Businesses that take space in subsidized buildings/properties will now be required to pay a minimum wage of $13.13 per hour for employees who are not offered health care, and $11.90 for employees that are offered health care. These wage levels are expected to increase every year. This Executive Order will have the greatest impact on restaurants, bars and retailers that take space in the major developments substantially raising labor costs for such businesses which have a large number of minimum-wage or near-minimum wage employees. Moreover, the regulation permits private causes of action, which can include punitive damage awards and attorney’s fees, against businesses that violate these higher minimum wage requirements.
The Executive Order creates significant concerns as to how the order’s directives will be implemented. Oversight of the implementation will be handled by the Department of Consumer Affairs, whose mission and training has not been in labor relations, wages or the workplace. These concerns include how prospective tenants will be placed on notice of the new increased wage requirements, who will be responsible for violations of the regulation, and how does this regulation impact other labor issues such as tip and meal credits, which are currently permitted under federal and state law, and collective bargaining agreements.
As a result of this new Executive Order, small businesses will again be asked to bear heavier and heavier burdens. The small business owner will now need to think long and hard about where to open for business in New York City. Thus, giving new meaning to the familiar real estate mantra: location, location, location.
Arbitrate or litigate? Like everything else in the law, it depends…
Whether a claim for overtime should be arbitrated rather than fought out in court depends on whether the claim necessitates examination and interpretation of the labor contract. Under well-established legal principles, workers have an independent right to sue in court, rather than arbitrate, but if the employer successfully argues that contract interpretation is required, the lawsuit is preempted by labor law and arbitration ensues.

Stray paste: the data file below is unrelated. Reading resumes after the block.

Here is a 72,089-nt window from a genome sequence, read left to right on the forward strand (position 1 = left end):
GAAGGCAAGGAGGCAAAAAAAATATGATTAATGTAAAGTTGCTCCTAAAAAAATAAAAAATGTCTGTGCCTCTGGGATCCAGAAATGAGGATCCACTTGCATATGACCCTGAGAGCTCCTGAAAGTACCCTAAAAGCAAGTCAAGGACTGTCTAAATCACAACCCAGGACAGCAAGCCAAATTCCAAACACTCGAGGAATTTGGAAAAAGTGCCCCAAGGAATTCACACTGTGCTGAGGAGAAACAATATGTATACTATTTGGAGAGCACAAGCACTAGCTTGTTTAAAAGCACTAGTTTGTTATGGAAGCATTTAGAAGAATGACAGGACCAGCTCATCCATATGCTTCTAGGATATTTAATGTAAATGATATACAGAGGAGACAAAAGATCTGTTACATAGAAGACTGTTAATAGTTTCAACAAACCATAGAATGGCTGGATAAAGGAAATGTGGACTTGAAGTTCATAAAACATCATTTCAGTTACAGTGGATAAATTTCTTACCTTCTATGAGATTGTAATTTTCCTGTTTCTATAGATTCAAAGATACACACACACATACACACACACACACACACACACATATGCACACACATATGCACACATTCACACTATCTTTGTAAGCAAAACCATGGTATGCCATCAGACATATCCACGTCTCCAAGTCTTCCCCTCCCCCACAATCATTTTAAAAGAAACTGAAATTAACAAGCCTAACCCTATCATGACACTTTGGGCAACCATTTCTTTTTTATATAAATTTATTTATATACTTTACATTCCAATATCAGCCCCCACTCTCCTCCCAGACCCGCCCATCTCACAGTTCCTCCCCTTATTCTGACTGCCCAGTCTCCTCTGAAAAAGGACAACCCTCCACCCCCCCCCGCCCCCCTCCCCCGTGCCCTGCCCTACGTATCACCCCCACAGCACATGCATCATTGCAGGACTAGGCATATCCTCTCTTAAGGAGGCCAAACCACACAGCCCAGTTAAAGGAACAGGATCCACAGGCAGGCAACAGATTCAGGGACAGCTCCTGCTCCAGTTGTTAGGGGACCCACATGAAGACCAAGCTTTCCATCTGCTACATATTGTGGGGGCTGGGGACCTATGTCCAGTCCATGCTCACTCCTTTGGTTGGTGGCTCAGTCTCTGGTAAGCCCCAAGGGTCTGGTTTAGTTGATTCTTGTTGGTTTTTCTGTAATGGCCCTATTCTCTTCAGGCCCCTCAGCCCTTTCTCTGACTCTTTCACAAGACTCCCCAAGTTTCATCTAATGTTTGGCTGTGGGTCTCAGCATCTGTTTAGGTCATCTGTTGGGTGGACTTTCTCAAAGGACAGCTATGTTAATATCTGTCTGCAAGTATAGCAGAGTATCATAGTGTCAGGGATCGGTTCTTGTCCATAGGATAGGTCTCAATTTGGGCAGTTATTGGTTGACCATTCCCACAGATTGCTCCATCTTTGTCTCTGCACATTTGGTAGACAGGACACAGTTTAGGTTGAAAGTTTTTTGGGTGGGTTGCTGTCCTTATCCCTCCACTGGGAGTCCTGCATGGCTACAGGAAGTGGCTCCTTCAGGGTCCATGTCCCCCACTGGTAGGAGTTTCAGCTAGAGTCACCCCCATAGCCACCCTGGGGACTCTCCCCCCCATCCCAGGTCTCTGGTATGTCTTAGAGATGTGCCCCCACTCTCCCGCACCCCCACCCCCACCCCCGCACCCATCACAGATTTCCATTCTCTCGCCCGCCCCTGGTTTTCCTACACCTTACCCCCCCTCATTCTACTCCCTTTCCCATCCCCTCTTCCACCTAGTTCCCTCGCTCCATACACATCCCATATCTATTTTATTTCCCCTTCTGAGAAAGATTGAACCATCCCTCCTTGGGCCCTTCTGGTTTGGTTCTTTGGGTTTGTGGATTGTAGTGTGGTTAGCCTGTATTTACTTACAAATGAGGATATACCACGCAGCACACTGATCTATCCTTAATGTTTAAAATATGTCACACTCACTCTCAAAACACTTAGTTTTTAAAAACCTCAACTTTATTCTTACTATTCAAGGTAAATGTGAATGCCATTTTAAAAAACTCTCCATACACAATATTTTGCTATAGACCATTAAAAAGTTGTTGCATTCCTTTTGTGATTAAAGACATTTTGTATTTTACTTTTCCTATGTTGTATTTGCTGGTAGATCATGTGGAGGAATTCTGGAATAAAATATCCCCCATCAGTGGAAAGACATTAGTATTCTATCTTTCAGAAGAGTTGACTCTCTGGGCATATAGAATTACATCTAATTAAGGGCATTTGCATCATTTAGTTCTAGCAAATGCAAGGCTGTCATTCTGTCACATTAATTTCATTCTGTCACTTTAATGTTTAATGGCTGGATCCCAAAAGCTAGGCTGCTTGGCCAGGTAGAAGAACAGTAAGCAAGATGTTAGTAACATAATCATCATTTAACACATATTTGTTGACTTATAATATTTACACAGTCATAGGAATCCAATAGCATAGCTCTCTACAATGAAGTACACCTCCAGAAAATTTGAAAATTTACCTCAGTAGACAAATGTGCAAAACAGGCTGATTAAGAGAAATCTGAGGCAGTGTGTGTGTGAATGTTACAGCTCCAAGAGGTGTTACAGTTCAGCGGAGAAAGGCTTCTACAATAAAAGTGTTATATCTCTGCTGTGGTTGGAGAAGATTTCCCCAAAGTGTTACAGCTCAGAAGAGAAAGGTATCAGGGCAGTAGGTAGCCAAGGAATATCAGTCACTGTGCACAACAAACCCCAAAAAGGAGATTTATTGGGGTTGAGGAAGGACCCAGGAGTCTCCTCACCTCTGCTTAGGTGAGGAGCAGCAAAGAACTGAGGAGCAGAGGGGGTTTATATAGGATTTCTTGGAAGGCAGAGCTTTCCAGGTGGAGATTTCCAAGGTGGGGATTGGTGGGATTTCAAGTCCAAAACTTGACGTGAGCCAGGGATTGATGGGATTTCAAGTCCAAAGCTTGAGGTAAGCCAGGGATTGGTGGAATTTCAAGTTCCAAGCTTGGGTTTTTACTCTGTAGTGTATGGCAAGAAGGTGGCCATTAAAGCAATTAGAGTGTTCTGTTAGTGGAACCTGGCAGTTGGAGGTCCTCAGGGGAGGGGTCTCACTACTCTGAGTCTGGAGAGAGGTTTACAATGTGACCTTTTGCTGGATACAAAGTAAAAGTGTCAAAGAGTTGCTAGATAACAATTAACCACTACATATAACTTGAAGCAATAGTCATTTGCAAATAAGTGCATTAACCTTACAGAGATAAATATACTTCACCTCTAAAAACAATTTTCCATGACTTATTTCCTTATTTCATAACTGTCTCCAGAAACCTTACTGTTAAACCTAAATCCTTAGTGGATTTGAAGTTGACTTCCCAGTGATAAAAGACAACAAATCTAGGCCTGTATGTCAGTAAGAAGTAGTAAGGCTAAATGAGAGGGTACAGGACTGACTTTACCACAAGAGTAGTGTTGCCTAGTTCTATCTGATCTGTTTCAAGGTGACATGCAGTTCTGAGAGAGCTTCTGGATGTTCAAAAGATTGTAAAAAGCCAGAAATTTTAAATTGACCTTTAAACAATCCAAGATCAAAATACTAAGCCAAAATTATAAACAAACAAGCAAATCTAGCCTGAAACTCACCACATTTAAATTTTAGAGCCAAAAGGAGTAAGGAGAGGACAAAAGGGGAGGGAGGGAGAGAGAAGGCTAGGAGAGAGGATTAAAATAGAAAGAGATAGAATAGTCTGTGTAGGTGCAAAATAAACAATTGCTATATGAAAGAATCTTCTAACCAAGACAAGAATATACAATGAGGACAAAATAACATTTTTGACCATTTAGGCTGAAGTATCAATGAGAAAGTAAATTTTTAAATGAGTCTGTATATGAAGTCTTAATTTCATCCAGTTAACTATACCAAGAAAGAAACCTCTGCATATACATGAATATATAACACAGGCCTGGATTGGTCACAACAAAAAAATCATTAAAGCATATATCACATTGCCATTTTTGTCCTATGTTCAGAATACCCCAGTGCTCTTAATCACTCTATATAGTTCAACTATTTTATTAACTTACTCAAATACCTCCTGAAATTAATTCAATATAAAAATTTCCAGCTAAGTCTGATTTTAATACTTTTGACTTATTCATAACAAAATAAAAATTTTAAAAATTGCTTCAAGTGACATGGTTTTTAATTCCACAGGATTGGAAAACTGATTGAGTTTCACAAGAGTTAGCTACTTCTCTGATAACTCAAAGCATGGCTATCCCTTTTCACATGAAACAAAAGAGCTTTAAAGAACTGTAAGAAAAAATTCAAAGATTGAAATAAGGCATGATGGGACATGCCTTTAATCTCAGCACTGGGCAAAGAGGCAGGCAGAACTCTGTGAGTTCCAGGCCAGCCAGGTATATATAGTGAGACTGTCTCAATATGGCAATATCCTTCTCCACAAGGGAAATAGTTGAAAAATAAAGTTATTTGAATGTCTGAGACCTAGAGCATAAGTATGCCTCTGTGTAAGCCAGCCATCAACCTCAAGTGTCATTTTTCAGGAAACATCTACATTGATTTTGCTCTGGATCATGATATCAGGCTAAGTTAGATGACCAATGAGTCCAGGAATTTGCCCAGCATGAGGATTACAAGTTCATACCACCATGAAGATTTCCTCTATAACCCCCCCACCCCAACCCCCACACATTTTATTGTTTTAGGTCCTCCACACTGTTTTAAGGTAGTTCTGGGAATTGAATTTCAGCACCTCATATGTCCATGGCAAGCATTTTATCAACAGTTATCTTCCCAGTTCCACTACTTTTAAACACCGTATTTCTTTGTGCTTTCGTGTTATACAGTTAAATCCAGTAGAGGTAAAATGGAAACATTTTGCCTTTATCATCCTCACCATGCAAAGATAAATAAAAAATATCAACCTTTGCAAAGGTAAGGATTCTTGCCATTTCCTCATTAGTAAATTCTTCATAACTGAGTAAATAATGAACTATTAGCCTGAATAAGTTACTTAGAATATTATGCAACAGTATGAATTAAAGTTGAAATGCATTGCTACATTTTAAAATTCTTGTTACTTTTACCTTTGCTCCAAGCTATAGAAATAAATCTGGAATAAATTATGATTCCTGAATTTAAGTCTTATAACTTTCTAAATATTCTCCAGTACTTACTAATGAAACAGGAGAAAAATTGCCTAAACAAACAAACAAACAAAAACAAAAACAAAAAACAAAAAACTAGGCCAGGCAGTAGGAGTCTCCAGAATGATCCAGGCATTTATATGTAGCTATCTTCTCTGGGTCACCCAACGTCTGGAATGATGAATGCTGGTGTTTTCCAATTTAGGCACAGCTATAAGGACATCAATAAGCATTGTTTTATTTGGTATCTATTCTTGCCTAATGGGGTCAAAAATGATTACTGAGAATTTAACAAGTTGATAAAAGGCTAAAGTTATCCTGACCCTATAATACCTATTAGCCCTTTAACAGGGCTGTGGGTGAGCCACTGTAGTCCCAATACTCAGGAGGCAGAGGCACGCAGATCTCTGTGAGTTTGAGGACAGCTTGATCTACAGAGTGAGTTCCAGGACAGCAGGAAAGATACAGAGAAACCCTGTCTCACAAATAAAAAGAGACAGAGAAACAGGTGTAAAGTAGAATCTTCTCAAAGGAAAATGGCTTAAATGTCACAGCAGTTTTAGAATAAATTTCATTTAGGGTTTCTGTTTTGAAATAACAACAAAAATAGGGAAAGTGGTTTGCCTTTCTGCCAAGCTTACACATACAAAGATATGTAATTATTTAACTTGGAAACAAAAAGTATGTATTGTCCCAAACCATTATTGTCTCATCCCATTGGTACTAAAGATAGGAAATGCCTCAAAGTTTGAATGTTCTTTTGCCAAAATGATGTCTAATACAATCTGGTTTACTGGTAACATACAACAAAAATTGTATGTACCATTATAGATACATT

Indeed, I believe most employers that I deal with would rather be in arbitration than a full-blown FLSA litigation involving claims for overtime, but in a case entitled Independent Laboratory Employees’ Union Inc. v. ExxonMobil Research & Engineering Co., the Company argued that arbitration was inappropriate. A New Jersey District Court judge disagreed, holding that the grievances seeking compensation for travel time to/from job-related conferences did fall under the aegis of the parties’ labor contract.
The judge stated that “the question presented by the ILEU is whether travel time is included in those circumstances. This is an issue that requires interpretation of the CBA, and particularly in light of the broad language of the arbitration clause, is a matter which falls within the zone of interests receiving protection under the CBA.” The company defended by asserting there was no explicit reference to travel time in the labor contract and thus there was no obligation to arbitrate; the Union then moved to compel arbitration.
I am somewhat surprised. I have been faced with this situation a few times and I have been the one, on behalf of a client, to argue that arbitration was required, rather than allowing a FLSA lawsuit (with its fee shifting component, doubling of damages and possible extra year of liability) to proceed. In arbitration, the Company, in addition to having the “usual” FLSA defenses (i.e. the travel time was not working time) will also have any contractual defenses it can muster.
To the Union—-Don’t wish for something because you just may get it!
There are some interesting cases going on right now about whether employees who work in electronic retail stores need to be paid for the time they spend waiting to get their bags checked when they clock in and out of their shifts. Currently, these security checks are “off the clock” but sometimes these employees are spending 45 minutes a day waiting to get their bags checked. Should they be getting paid for that time? The courts are now deciding that question.
One of those employers is Apple, who is currently defending itself against a class-action case by store workers who say they were not paid for time spent waiting for Apple security to check their bags each time they left a store, whether for lunch breaks or at the end of their shift. Understandable, Apple retail locations house some pretty expensive and tiny electronics (…not including the iPhone 6+ which just seems oddly huge).
I’ve been keeping an eye on this California class-action to see what happens because there are several other retail employers that have similar practices and have smaller class actions also pending. The outcome may require employers to seriously modify their policies.
You can check out the Apple case by clicking this link.
I told you so!